Yesterday was Jack’s birthday party with his friends. His obsession du jour is LEGO, so that was his chosen party theme. I sure would like him to someday choose a theme that has party goods and games designed just for that theme so I have much, much less work to do. But no, for this party I had to do weeks of research to find LEGO-y games suitable for a group of eight-year-olds, then figure out what supplies would be needed, what prizes were appropriate, and have those ready for party time.
Is it any wonder I have high blood pressure and anxiety issues?
To make the LEGO heading for the invitations, I arranged LEGO pieces into letters and photographed them on a white background and okay, I’m totally kidding because I didn’t do that at all. I have a very cool program (check out Lettering Delights if you want to kiss every one of your spare pennies goodbye) that has a LEGO-like alphabet. I used that. It’s awesome.
The games we played:
- Guess the number of LEGOs in the jar: I emptied a new box of 221 LEGOs into a big vase, and I didn’t have to count them. Yay, smart-thinking me! The guesses were pretty funny, though—the boys all estimated there were less than 100, so no one even came close to the right number. Prizes went to the closest three guesses.
- LEGO tic-tac-toe tournament: I drew lines on the plastic tablecloth with a Sharpie and we had two games going at a time. We gave several 2x2 LEGOs in a single color to each player. As each kid lost a game, they chose a prize. The final champion got two prizes. The boys really liked this game, and played at least two tournaments. By the way, I got the funniest reaction when I drew on the tablecloth—the boys all freaked out, and kept asking, “Why’d you ruin the tablecloth? What a waste!” I’m all, IT COST 99 CENTS, GUYS. Later I noticed one end of the tablecloth had been shredded, and I was making a big deal about WHO RUINED MY EXPENSIVE TABLECLOTH? which freaked them out a little at first and then, remembering the cheapskate I am, they just thought I was a big weirdo.
- Building contest: I bought another box of plain LEGOs for the party, and we dumped them, along with the ones in the big vase, out on the table. The boys teamed up and built whatever they wanted for three minutes. Prizes went to the tallest, coolest, and ugliest creations. Victor and I were the totally unbiased judges.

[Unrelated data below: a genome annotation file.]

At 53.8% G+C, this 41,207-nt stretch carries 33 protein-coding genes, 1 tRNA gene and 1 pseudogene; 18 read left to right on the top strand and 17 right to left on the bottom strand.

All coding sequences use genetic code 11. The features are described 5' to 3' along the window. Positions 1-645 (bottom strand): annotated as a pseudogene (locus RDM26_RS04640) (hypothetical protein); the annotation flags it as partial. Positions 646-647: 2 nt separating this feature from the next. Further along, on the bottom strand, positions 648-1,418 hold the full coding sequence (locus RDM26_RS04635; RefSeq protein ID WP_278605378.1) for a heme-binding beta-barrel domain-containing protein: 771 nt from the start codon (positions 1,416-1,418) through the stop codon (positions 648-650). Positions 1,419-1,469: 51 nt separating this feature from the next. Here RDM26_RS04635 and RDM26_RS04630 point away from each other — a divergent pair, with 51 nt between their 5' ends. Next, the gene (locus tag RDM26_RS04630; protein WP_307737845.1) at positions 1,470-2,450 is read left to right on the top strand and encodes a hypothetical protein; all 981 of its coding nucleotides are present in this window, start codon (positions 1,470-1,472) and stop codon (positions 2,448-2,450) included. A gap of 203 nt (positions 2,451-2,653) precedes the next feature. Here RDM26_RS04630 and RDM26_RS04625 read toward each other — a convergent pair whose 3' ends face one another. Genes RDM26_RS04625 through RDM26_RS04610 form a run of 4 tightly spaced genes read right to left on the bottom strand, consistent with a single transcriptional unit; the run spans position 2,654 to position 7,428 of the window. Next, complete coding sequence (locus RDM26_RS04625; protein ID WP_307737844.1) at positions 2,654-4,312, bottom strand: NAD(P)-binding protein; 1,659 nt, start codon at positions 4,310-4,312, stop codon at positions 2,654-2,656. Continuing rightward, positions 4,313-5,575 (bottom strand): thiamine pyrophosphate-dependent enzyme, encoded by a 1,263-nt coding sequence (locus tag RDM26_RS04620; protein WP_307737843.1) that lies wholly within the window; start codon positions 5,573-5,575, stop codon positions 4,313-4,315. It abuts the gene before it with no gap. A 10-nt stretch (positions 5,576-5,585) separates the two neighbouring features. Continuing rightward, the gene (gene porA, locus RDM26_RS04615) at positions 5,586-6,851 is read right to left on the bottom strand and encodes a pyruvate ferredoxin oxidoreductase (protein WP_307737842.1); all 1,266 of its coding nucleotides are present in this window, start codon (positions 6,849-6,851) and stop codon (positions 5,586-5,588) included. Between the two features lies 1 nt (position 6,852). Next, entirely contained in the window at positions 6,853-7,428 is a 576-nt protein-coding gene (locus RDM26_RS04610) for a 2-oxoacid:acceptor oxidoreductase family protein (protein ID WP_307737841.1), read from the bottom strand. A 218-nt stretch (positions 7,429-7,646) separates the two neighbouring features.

- Brickmaster says (Simon says): I wrote up a list of commands in advance (my favorite was “for Jack only—Brickmaster says give Auntie Lori a kiss!”—Jack dived into the couch cushions, so Loveliest Lori had to pull him out to kiss him, much to his embarrassment). We ended with “Brickmaster says SAY ‘IT’S TIME FOR JACK TO OPEN PRESENTS!’”
For prizes, I made up little trading cards of LEGO scenes. The photos were easy to find on the Internet, and I had them printed four to a 4x6 photo sheet. There were about 12 different ones; here are examples:
It kind of surprised me that these trading cards were a hit. Short of giving handfuls of random LEGOs (booooring!), I wasn’t sure what other LEGO-themed prize the boys would be excited to get. Glad I thought of this one.
After opening gifts, the boys gathered around the table to sing and eat cake. The cake was another fun party element. We placed LEGO characters around it, along with candy LEGO pieces along the top and sides.
I love this picture, how Cameron (far left) is helping to blow out the candles and Theo (next to him) looks like he’s telling him he shouldn’t. (BTW, that’s half of a Darth Vader helmet on Jack’s head, not shiny, long hair.)
The real surprise came when we cut into the cake.
I stole this rainbow cake idea from Sherilee, who stole it from this blogger. It was surprisingly easy. Rather than a plain white cake, I got golden vanilla mixes, which were a little bit off-white and didn’t really affect the colors, but tasted better (in my opinion) than white cake. I used icing color paste to get the vibrant colors. While the whole thing was a bit labor-intensive, it wasn’t any more difficult than any other layer cake. Also, it might look a little lopsided here, but I assure you it’s just the angle of the cut, or at least I’m pretty sure it is. The whole thing actually turned out quite straight, thanks to my very cool $3 cake-cutting tool.
After the cake was served to the party guests, what was left was getting wobbly, so I knocked it over before it fell. I like the stripes on the knife here:
For the next party agenda item, the boys gathered in the family room to watch Up on DVD. We served hot dogs and chips to those who were still hungry. Within 15 minutes, half the group went up to the playroom to play the Wii, and by the end of the movie there was just one boy left watching. We’re showing Up at the school for next weekend’s movie night, and it will be more likely to hold their attention without new toys and a Wii nearby.
Once the boys were occupied with these less noisy activities, we grown-ups settled down for our own party. John and Loveliest Lori came up from Salem, and Scott and Christina joined us too. I made my tortilla soup—another very labor-intensive food, but totally worth it—and we enjoyed delightful conversation in the semi-quiet dining room. It was nice that the day was fun for us too. The rum wasn’t so bad either.
Everyone was gone by about 6 p.m., and I went straight upstairs for a nap. It was an exhausting day, but a very, very good one. Happy birthday, Jack! Thank you for giving us a reason to clean the house and have people over. We kinda love ya.